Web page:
I have spent the last fifteen years of my life as a lawyer working first in New York and then in New Jersey. The thing about the law is that there are so many facets to it and one always faces new problems, since statutes and interpretations can change nearly every day, especially when there is talk of things like tort reform. Stressful yes, but less stressful than teaching teens in middle school.
Appellate Division decision (unfortunately unpublished) deals with the issue as
to whether mental illness in the absence of harm or threatened harm to a child
can provide a basis for a finding of abuse and neglect under New Jersey Title
In New Jersey
Div. of Youth and Family Services v. L.F.,(A-0982-12), a recent unpublished decision, the Appellate Court
reversed the Family Court’s finding that a mother with chronic mental illness
had committed abuse and neglect against her two children. The Division received
a notice from local police that the mother had been acting out of control and
ranting and raving. The mother was then taken to a local hospital where she was
referred for outpatient treatment.
The mother told
her caseworker that she was hearing voices.The mother was diagnosed with “bipolar disorder or possibly an agitated
depression with psychosis.” As the case
described, the mother had a long history of psychiatric hospitalizations.In 2012, the Family Court found that the
Division had proven, by a preponderance of the evidence, that the mother had
neglected her children due to her non-compliance with treatment and refusals to
take her medications.The appeal was
based upon the fact that the mother had never placed her children at risk of
Division ruled in favor of the mother, finding that the children were never
harmed or recklessly creating a harm or the
substantial risk of harm for her children under N.J.S.A. 9:6-8.21(c)(4)(b).
This implies more than that there is a speculative risk of harm, but that there
must be a showing that the parent has recklessly created a serious risk of harm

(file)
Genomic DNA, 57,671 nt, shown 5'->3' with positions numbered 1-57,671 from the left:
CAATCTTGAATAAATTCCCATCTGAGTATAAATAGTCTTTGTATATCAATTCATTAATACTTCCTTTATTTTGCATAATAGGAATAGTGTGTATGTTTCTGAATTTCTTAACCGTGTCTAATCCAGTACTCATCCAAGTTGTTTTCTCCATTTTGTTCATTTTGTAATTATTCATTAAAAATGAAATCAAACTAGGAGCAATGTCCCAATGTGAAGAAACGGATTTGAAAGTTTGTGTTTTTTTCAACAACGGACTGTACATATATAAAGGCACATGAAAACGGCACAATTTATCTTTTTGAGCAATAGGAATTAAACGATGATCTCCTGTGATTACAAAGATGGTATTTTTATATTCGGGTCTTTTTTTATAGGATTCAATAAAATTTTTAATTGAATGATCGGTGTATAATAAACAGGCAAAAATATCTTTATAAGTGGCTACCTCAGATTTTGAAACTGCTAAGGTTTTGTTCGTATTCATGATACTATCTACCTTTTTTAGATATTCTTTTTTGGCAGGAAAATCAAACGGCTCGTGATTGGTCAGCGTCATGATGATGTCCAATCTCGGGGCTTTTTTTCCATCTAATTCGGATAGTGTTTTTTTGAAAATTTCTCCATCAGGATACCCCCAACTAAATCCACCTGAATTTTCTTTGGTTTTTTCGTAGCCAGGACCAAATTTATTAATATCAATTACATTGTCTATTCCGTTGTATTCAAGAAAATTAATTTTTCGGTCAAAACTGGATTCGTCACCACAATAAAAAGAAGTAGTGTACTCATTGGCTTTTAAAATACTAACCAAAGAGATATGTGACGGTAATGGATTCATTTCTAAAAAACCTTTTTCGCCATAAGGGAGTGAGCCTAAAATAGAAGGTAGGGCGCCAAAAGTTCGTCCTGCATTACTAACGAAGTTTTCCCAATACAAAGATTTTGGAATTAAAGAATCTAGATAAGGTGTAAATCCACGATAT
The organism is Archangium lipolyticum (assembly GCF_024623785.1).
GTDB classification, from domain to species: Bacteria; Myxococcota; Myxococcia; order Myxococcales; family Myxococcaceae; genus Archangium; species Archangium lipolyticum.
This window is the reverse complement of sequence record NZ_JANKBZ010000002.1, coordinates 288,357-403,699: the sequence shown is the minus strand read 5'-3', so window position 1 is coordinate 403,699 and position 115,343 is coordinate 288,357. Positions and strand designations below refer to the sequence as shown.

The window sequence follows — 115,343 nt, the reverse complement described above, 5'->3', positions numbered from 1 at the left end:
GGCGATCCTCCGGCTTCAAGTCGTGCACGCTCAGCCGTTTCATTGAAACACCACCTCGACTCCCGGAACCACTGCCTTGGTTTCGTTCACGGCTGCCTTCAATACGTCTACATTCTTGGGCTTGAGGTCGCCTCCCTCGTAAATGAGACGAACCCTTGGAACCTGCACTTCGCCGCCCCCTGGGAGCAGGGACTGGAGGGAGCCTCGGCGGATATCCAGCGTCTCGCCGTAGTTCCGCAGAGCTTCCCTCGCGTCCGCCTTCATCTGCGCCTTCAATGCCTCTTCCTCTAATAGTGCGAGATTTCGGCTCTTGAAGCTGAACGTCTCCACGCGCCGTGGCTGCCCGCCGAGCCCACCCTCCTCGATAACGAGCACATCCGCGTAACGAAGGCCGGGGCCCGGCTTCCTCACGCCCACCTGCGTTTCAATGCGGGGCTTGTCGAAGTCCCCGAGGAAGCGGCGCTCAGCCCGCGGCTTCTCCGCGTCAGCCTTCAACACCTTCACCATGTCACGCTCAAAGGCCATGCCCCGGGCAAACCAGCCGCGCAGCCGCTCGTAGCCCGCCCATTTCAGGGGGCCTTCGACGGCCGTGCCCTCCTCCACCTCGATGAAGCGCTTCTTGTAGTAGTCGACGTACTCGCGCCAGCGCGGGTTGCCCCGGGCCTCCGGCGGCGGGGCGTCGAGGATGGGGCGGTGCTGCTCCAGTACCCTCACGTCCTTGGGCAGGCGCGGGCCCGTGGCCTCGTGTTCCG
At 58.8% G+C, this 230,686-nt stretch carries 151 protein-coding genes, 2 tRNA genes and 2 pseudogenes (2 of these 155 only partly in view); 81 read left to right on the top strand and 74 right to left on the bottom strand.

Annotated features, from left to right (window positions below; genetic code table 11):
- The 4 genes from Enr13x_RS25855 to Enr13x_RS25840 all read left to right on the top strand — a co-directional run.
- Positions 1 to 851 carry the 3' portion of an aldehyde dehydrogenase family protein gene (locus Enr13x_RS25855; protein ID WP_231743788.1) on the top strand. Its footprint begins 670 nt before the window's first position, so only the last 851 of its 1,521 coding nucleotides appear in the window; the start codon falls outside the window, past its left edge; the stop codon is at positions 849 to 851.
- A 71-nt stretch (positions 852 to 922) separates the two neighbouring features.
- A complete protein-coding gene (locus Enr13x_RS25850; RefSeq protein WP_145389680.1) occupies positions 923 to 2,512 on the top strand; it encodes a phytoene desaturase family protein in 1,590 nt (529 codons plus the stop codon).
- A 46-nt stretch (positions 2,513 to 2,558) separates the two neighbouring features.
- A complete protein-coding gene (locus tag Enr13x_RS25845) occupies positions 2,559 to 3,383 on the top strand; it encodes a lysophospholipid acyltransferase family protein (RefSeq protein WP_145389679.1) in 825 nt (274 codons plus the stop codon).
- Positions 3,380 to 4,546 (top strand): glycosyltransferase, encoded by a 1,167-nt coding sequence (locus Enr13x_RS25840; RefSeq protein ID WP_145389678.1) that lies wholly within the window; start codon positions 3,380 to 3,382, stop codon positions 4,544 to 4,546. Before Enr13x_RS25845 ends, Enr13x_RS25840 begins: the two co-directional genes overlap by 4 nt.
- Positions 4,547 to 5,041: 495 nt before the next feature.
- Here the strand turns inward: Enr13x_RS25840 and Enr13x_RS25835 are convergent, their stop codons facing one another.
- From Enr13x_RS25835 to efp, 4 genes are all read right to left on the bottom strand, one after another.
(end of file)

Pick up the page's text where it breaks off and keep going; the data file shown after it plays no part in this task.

to the child. DYFS v. J.L., 410 N.J. Super. 159, 168-169 (App.Div.
Court found that C.F. had the benefit of living with the children’s father and
her parents who were aware of the mental illness of the mother and were able to
ensure the children’s safety. As a result, the Appellate Division ordered that
the mother’s name be removed from the Central Child Abuse Registry Index.
mentioned above, this is an unpublished decision, meaning that it is not
binding upon lower courts. However, it is indicative of recent New Jersey
Supreme and Appellate Division decisions that the Division has to prove cases
by a preponderance of the evidence showing that a harm or substantial risk of
harm has occurred. They must also show that the parent has showed something
beyond simple negligence. While a person with severe mental health issues might
present a risk of harm, if that person is treating and if there is a support
network to ensure the children’s safety, there is not sufficient cause, at
least according to this judicial panel, to find that an act of abuse has
A recent decision by the New Jersey Appellate Division deals with the issue of texting while driving
Previously, I wrote on the
issue of driving while distracted in light of the bus driver who is being
charged with homicide by auto as a result of his killing an 8-month old baby
while texting on his cell phone while negotiating the streets of North Bergen,
a very heavily congested area in Hudson County.
The Appellate Division has recently decided a civil case in which the
issue of texting while driving also came up.
In Kubert v. Best, A-1128-12T4, the Appellate Division decided a
case where the two plaintiffs were injured by the driver of a pick up truck, Kyle
Best who was apparently texting his girlfriend, Shannon Colonna, immediately